UN Commission Finds Evidence of War Crimes by Israel, Hamas During 2014 Gaza War

Commission chair urges international community to act on conclusions of the report - primarily by supporting an investigation by the International Criminal Court in The Hague in to the status of the occupied Palestinian territories.

At the UNRWA-operated Abu Haseen school in northern Gaza, July 30, 2014.AFP

An independent United Nations commission of inquiry on Monday released its report on Operation Protective Edge, finding evidence that both Israel and Hamas committed war crimes during the war in the Gaza Strip last summer and calling the devastation caused in the Palestinian territory "unprecedented."

The members of the commission, which was appointed by the UN Human Rights Council, hinted in their report that the upper levels of the Israeli political echelon were responsible for the policies that led to some of these war crimes.

“The extent of the devastation and human suffering in Gaza was unprecedented and will impact generations to come” said the commission’s American chairwoman, Justice Mary McGowan Davis. “There is also on-going fear in Israel among communities who come under regular threat.”

The chairwoman of the commission urged the international community to act on the conclusions of the report - primarily by supporting an investigation by the International Criminal Court in The Hague in to the status of the occupied Palestinian territories.

Israeli officials slammed the report, calling it "biased" and stained with "blood on its hand for allowing the murder of Jews." 

More on the UN's Gaza reports from Haaretz: Israeli top brass plays Gaza war crimes blame game | UN human rights chief: Israel may be committing war crimes in Gaza | UN report: Israel responsible for hits on 7 Gaza facilities during war

The commission determined that 1,462 Palestinian civilians were killed by IDF fire during the hostilities, a third of who were children. In contrast, Hamas fired more than 4,800 rockets and over 1,700 mortar shells, which killed 6 civilians and injured 1,600 others.

The report noted that hundreds of Palestinian civilians, particularly women and children, were killed in their own homes during airstrikes. 142 families lost 3 or more members in such airstrikes on residential buildings, which killed 742 civilians, according to the commission.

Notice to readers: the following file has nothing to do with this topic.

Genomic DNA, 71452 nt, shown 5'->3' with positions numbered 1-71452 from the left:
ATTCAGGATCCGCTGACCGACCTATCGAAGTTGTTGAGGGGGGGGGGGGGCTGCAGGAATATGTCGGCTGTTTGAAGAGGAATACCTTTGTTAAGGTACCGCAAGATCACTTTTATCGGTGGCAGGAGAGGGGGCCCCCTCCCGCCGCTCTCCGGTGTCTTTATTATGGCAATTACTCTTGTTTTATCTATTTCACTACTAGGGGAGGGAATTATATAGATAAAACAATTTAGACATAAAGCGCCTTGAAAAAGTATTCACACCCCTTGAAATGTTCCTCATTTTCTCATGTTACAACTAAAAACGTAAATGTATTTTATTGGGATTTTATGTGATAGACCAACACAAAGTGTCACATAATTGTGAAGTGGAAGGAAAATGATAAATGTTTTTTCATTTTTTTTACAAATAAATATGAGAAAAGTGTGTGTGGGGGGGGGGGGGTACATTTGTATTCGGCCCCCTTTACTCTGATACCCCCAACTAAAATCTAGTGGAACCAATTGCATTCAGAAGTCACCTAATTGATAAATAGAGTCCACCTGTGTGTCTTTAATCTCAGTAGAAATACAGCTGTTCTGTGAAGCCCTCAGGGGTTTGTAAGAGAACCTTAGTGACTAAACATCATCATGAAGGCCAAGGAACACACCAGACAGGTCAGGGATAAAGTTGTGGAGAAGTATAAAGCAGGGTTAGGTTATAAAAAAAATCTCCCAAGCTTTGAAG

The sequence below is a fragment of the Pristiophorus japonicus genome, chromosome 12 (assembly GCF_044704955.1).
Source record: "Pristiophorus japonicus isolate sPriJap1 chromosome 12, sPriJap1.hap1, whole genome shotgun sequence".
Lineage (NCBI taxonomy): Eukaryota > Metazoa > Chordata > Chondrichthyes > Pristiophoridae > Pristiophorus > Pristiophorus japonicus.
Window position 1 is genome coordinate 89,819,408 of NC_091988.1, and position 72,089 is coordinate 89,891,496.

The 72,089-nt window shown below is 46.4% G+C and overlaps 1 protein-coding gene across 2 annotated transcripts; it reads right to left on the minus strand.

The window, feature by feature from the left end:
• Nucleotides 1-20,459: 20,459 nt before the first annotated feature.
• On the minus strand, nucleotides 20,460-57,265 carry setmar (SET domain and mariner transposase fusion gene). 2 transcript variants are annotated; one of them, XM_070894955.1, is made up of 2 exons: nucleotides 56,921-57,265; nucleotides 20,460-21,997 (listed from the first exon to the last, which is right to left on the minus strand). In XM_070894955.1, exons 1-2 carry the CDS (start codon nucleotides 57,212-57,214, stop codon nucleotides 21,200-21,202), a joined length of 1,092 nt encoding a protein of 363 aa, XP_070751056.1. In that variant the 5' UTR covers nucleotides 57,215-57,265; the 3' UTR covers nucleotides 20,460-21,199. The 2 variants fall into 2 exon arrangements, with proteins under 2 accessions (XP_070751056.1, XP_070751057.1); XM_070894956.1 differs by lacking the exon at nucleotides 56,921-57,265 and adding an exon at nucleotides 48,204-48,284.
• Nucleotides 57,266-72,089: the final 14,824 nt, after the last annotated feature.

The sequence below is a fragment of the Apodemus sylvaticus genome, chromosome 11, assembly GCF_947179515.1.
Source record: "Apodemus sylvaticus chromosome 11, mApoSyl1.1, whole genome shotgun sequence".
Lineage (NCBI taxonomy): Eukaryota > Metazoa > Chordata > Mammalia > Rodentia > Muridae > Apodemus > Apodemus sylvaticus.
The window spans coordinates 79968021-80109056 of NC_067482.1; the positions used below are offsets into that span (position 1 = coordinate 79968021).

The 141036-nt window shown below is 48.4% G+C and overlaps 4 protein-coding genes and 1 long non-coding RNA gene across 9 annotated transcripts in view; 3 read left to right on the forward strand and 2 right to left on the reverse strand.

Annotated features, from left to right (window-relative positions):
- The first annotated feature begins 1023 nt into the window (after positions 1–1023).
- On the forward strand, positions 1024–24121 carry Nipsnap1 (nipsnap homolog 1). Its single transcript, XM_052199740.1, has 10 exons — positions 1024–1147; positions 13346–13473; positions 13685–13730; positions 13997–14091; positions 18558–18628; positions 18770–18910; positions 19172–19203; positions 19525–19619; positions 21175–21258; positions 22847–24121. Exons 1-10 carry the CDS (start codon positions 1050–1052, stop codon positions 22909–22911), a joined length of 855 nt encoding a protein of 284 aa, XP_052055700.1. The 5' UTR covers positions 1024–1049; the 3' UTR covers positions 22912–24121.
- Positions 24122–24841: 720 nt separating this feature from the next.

“The fact that Israel did not revise its practice of airstrikes, even after their dire effects on civilians became apparent, raises the question of whether this was part of a broader policy which was at least tacitly approved at the highest level of government," the commission found, according press release accompanying the publication of the report.

The commission expressed concern about Israel’s “extensive use of weapons with a wide kill and injury radius. Though not illegal, their use in densely populated areas is highly likely to kill combatants and civilians indiscriminately.

The commission referred to warnings given by the IDF to residents of Gaza neighborhoods before airstrikes were launched, and stated that after such warnings Israel deemed everyone remaining in the area as someone involved in the fighting. This policy led to an increased likelihood of harming civilians.

The commission further determined that during the IDF’s ground operations in Gaza hundreds of Palestinian civilians were killed, noting in particular the high number of casualties in the neighborhood pf Shujaiyeh and during the ‘Black Friday’ operation in Rafah, after an Israeli soldier was thought to have been abducted. Justice Davis harshly criticized the IDF’s conduct, stating that “when the safety of an Israeli soldier is at stake, all the rules seem to be disregarded.”